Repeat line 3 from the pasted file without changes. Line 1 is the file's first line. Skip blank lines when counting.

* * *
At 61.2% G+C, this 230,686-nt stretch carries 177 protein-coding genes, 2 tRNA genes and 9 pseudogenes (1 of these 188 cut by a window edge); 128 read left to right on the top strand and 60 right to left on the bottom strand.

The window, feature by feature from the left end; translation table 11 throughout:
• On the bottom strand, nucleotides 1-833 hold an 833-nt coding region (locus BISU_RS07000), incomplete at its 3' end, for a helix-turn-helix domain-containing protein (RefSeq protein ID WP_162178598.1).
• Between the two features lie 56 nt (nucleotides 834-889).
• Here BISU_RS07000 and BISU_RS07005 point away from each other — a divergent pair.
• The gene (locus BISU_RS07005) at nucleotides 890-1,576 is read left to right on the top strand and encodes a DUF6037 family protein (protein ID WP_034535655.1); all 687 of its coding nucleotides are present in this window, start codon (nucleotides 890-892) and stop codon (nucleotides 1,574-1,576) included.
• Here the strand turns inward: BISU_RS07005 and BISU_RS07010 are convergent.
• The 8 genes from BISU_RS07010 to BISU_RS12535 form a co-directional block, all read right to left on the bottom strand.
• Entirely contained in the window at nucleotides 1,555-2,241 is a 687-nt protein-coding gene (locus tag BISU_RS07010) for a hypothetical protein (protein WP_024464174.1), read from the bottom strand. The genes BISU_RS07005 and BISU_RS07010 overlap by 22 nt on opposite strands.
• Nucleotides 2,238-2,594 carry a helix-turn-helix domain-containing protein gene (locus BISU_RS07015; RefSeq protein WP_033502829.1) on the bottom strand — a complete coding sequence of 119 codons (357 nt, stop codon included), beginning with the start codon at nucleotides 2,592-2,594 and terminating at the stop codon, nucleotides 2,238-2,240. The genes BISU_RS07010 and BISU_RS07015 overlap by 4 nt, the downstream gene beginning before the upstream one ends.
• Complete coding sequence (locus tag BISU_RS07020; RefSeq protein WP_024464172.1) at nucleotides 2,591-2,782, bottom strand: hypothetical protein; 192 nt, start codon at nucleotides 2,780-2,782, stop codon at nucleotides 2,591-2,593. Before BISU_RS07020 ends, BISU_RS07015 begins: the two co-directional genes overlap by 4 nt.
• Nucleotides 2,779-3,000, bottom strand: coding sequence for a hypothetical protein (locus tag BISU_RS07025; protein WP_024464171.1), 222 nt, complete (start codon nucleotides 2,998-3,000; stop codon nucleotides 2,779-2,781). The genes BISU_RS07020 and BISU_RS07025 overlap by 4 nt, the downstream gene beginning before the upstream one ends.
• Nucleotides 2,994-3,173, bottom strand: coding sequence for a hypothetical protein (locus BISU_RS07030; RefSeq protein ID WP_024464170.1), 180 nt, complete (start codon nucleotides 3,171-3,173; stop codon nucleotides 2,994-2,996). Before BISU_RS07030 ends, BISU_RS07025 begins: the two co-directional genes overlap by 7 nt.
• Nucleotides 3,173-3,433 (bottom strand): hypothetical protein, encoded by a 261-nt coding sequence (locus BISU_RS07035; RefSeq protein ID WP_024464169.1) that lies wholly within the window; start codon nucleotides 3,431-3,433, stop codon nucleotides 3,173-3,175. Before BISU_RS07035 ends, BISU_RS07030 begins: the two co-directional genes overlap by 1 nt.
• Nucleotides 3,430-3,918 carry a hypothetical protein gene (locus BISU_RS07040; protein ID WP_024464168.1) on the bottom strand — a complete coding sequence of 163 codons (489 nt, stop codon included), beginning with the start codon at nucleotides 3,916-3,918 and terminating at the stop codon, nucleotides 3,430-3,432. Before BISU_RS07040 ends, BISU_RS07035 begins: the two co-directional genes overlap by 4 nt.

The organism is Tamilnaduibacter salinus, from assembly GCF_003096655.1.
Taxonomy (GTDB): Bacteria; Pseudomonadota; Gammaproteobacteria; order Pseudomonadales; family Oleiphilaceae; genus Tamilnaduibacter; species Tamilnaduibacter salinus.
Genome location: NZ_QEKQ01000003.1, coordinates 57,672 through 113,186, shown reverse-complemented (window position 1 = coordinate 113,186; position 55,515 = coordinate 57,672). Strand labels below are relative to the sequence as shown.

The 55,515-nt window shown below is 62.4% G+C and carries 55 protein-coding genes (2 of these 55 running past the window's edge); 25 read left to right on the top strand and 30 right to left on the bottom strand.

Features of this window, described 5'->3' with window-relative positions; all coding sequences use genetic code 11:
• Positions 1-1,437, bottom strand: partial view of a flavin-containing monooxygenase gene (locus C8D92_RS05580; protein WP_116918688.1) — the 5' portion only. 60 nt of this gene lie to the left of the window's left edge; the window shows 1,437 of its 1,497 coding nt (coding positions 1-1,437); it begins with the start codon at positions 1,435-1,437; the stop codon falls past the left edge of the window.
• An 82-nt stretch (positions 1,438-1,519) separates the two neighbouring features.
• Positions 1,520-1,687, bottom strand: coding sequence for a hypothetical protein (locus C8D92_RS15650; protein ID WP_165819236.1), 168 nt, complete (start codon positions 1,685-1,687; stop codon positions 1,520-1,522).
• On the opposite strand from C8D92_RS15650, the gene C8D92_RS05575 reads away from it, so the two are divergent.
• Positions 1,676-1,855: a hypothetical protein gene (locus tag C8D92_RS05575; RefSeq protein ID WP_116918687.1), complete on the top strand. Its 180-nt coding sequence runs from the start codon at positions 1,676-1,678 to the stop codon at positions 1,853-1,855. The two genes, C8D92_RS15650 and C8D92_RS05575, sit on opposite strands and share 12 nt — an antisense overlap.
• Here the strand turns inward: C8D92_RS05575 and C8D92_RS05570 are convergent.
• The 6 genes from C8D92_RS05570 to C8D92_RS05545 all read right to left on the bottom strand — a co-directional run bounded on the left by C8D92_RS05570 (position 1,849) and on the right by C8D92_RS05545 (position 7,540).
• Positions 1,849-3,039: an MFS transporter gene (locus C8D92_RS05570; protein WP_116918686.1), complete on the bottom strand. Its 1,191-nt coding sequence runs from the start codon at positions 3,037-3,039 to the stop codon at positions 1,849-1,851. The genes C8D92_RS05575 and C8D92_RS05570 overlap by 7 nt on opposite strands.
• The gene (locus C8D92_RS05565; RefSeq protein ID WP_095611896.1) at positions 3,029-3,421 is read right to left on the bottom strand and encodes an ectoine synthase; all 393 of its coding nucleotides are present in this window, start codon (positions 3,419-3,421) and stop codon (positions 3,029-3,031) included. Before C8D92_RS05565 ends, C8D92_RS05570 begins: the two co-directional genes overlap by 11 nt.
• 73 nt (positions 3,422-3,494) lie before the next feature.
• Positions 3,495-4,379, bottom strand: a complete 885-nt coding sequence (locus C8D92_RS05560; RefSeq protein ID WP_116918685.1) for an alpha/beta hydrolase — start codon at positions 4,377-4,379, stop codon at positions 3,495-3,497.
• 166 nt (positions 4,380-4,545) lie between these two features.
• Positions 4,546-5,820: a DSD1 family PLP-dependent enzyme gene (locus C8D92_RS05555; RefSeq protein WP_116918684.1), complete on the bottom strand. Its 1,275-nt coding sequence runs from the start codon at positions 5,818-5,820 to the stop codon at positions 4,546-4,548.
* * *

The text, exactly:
• On the bottom strand, nucleotides 1-833 hold an 833-nt coding region (locus BISU_RS07000), incomplete at its 3' end, for a helix-turn-helix domain-containing protein (RefSeq protein ID WP_162178598.1).